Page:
In this post, I’m going to discuss the process I go through before ever putting a pen to paper (or fingers to a keyboard).  Part of this pre-writing process I go through includes determining Story Concept and Premise.  So if you would like the complete picture of my process, be sure to check out my posts on both of those topics.  You can find them at the links below.

Story Concept: https://hineswriter.wordpress.com/2016/05/13/story-concept-what-is-it-and-why-is-it-important/

Story Premise: https://hineswriter.wordpress.com/2016/06/17/story-premise-what-is-it-and-why-does-it-demand-its-own-writing-classification/

I thought my Pre-Story Structure series was going to end with Story Premise, but I think this post will make a nice addition.  I was planning to write about story beginnings this week, but it just didn’t feel right without laying out my pre-writing process in a little more detail.

So, with that said, let’s get into it.  The first thing I do is think up an idea for the plot that sparks my inspiration candle.  I’m not going to go into detail about how I come up with the ideas, usually they just come to me out of the blue.

Once I get the idea, however basic or general, I will spend time working out the details.  For instance, if I get the idea to write a book about a colony of people the size of ants, I’ll ask questions such as: Where do they live?  Why are they so small?  Do they like being so small?  Could the goal of the book be the people endeavoring to find a way back to their normal size?  And so on.

I strive to plan enough plot details to keep my book from blowing in every direction based on my mood, to keep it anchored to some form of structure.  What I don’t want, however, is to stifle my creative freedom while writing.  In order to achieve this balance, I use a checklist.  This keeps me from planning to much or planning too little.

So, before I begin writing my book, I decide my main character’s goal, conflict, stakes, climax, result, and resolution.  This is my checklist.  Now I believe it’s also a good idea to plan some details regarding the setting, other characters, and so forth, but this is the only checklist I hold myself to rigidly.  At least before I begin to write.

My character’s goal will drive the emotion of the entire book.  Every plot point must relate to that goal.  What does my character want?

The conflict will be the thing that stands between my character and their goal.  In some cases, this is an actual villain, but it could be a great number of things.

The stakes are what would happen if my character does not achieve their goal.  If the stakes are too weak, readers will wonder why my character doesn’t give up.  There must be a reason to keep fighting.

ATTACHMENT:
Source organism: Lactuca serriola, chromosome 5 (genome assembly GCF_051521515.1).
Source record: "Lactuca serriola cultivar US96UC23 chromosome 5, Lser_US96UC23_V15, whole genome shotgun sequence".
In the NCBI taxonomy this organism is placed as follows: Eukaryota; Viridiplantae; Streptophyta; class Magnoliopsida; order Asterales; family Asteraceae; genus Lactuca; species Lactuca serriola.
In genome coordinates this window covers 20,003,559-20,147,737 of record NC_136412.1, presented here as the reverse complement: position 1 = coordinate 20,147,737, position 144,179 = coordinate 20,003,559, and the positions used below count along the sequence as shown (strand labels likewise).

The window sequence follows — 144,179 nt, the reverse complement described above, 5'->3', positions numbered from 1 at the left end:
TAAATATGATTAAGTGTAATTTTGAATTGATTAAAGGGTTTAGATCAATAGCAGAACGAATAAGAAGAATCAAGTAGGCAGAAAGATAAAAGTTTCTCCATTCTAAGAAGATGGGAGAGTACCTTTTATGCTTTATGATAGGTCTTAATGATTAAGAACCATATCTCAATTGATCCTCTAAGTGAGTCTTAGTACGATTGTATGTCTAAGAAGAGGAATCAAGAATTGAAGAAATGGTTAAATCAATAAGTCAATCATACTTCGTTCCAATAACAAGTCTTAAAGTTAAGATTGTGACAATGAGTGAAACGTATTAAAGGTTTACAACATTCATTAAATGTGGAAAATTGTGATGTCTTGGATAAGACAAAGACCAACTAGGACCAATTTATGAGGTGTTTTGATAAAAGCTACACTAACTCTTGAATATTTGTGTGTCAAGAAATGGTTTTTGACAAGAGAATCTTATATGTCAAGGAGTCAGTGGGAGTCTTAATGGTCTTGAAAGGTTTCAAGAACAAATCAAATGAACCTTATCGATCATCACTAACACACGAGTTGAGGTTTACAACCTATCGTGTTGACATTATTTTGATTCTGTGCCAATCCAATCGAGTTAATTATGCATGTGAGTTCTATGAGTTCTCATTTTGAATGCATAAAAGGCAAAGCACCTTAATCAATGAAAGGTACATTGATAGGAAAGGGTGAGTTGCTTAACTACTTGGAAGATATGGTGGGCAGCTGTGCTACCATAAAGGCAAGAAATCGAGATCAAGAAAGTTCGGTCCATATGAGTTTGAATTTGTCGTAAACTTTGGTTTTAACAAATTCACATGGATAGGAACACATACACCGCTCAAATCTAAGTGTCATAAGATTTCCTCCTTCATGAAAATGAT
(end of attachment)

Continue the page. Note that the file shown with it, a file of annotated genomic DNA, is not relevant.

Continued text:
The climax is my character’s big choice.  All the conflict and all the tension has come to its head.  “If the character acts on conscience, despite the pressure of self-interest, he attains his goal.  If he doesn’t, his efforts fail.  It’s as simple as that.”  Quote from Dwight V. Swain in Techniques of the Selling Writer.

The result is what happens immediately after the climax.  And I always stress that the result should be disaster.  If my character chooses to act on his conscience and sacrifice his self-interest, it should look very bleak for him immediately afterwards.  And then…

The resolution begins once the resulting disaster dissolves and my character attains his goal.  Everything past this point in the story is resolution.  No new tension should be introduced, only tension resulting from the climax should be resolved.

Once I am able to detail those six things, I feel ready to begin my book.  This is my own personal checklist, derived from several books and articles I’ve read, plus experience from my own books, and it has worked very well for me.  The only remaining steps I take are to define my Story Concept and Premise.  Then, I’m off!

I hope you found this interesting and helpful.  I’d love to hear about your own pre-writing process in the comments.

Happy Writing!

-Courtney

Advertisements

2 thoughts on “Brainstorming a Book

  1. This is very helpful. It makes sense, especially when I think about some of my favorite novels and how they are structured. Thank you for taking the time to share this.

    Like

Leave a Reply

Fill in your details below or click an icon to log in:

WordPress.com Logo

You are commenting using your WordPress.com account. Log Out / Change )

Twitter picture

You are commenting using your Twitter account. Log Out / Change )

Facebook photo

You are commenting using your Facebook account. Log Out / Change )

Google+ photo

You are commenting using your Google+ account. Log Out / Change )

Connecting to %s